Most people used to think of the Internet as a force for good. It was supposed to allow us not only to shop, stay in touch with former classmates and find a new sushi restaurant; it was also supposed to empower us politically by allowing the disenfranchised to make their voices heard, help activists mobilize supporters and enable ordinary citizens to publicize evidence of official corruption or police brutality.
However, doubts have crept in — and not only since the revelations of government agencies’ use of the Internet to spy on us, our leaders and one another. The Internet’s impact on politics is deeply ambiguous. Unless and until it becomes a space where rules and rights apply like they do in the real world, that is unlikely to change.
Early enthusiasts dreamed that mere access to the Internet would help spread democracy. This did not happen. At the end of the 1990s, 4 percent of the world’s population was using the Internet; today, almost 40 percent do. However, the share of countries classified as “not free” or “partly free” by the democracy watchdog Freedom House has hardly changed over the same period. In the battle between networks and hierarchies, the hierarchies seem to be winning more often than not.
One reason is that governments have become as skillful at using the Internet and modern communications technology as activists. Autocratic governments use it to track down protest and opposition leaders, as we have recently seen in Ukraine. They employ armies of people to vet and skew online conversations. Some people even argue that the Internet acts as a political release valve that helps dictators stay in power.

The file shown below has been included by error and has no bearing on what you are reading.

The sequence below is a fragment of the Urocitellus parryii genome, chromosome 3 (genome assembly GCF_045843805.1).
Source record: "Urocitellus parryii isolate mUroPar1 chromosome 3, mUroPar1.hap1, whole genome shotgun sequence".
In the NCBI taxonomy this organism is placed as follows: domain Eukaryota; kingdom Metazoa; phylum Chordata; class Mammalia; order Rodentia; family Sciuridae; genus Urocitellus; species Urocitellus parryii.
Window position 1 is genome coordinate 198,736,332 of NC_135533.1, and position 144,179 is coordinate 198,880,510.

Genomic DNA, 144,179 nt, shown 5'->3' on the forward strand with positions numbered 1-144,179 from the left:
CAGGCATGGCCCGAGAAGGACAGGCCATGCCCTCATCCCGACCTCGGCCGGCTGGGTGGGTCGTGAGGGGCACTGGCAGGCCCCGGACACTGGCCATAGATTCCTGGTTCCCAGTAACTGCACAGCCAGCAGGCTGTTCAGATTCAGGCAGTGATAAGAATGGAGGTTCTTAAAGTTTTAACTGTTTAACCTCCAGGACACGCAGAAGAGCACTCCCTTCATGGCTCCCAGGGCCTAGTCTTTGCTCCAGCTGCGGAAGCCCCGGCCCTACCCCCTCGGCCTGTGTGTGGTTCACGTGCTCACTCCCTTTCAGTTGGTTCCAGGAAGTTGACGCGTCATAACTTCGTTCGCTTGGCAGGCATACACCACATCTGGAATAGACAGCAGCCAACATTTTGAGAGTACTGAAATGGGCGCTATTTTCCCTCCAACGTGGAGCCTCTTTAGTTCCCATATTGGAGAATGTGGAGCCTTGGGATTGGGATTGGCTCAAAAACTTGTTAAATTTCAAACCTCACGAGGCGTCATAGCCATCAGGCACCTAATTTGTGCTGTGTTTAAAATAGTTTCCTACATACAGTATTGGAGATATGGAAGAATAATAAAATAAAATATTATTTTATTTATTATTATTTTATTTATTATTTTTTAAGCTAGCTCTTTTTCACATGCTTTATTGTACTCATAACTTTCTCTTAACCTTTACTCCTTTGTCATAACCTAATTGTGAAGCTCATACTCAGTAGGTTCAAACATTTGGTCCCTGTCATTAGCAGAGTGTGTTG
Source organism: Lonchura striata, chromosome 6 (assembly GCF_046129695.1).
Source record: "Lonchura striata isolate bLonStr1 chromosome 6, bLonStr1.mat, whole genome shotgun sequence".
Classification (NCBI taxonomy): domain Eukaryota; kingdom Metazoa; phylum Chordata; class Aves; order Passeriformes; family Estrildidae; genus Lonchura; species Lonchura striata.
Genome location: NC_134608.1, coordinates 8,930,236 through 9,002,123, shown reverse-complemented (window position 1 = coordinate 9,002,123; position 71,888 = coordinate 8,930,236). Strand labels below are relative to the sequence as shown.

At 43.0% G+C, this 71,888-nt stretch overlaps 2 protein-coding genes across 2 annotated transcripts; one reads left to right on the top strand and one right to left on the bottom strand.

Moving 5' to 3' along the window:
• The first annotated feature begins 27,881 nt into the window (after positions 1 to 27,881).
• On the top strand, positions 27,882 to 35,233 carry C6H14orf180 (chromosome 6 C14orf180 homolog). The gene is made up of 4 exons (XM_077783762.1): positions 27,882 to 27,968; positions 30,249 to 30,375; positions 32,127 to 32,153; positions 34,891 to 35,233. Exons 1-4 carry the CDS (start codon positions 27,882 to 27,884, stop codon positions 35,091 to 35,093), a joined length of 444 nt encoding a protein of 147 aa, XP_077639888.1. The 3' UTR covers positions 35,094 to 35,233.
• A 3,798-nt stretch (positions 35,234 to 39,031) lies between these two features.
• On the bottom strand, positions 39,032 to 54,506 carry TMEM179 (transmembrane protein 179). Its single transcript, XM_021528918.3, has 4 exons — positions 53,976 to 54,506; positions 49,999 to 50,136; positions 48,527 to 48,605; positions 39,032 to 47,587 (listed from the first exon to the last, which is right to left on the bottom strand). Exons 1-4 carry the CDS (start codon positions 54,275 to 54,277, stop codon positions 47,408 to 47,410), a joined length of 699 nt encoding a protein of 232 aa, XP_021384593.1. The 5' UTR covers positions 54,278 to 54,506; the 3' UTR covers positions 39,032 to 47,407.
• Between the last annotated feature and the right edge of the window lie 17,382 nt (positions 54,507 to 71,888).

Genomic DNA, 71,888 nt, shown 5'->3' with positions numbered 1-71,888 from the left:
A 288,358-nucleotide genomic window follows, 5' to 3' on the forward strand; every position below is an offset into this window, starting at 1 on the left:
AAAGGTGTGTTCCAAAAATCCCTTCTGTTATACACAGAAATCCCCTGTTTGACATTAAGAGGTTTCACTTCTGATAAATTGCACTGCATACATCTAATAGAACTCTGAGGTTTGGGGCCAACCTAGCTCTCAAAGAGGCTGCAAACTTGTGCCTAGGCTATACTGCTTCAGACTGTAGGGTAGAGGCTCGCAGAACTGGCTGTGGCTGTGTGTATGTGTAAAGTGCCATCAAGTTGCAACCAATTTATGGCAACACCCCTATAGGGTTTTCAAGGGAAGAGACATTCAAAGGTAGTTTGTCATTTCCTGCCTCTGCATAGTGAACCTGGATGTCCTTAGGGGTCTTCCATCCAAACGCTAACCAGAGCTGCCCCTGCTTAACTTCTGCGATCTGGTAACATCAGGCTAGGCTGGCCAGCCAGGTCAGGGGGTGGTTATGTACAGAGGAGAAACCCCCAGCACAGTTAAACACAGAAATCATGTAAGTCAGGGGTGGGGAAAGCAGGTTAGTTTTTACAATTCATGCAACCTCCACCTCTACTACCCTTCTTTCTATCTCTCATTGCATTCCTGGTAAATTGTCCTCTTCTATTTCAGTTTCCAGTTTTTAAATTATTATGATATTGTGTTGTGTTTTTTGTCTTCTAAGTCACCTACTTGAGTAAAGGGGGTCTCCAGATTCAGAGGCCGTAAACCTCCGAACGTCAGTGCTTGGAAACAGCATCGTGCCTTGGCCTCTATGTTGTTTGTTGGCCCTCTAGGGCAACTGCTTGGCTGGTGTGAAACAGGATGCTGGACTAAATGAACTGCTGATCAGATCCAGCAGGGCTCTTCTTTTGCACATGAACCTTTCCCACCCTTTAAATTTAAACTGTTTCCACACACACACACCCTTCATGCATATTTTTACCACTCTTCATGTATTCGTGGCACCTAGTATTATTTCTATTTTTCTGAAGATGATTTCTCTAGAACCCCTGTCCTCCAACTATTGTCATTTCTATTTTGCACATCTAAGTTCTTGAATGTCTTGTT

However, even the most determined autocrat cannot fully control political activity online. Tech-savvy young people tend to circumvent attempts at official censorship. And yet Internet activists are not necessarily gaining power.
Internet-inspired movements usually have lasting impact only if they generate traditional political activity, such as street protests or the establishment of political parties. For this, they need leadership, which net activists tend to reject, because they view themselves as pure grassroots movements. In the absence of viable strategies and clear direction, most Internet-aided uprisings have dissipated quickly.
The Internet has thus turned out to be less potent than expected in the fight against tyranny. Nor is its effect on established democracies straightforward. While democracies have arguably become more vibrant, their politics have become more volatile.
Consider the media. Only 16 percent of Americans in their 40s read (print) newspapers these days; the share among 20-somethings is 6 percent. Digital media offer great diversity, easy access and opportunities to comment, but they encourage people to retrieve only information and commentaries that fit their existing views. While traditional media can present their readers with balanced coverage, digital media can fuel political polarization.
Moreover, political firebrands, populists and radicals, from Italy’s Beppe Grillo to the US Tea Party members, use social media and the blogosphere to appeal directly to potential supporters. The Internet allows many political upstarts to amass a large following quickly, only to disappear just as fast. However, the ebb and flow can unsettle established politics — for example, when centrist parties move to the right to lure voters away from more extreme parties.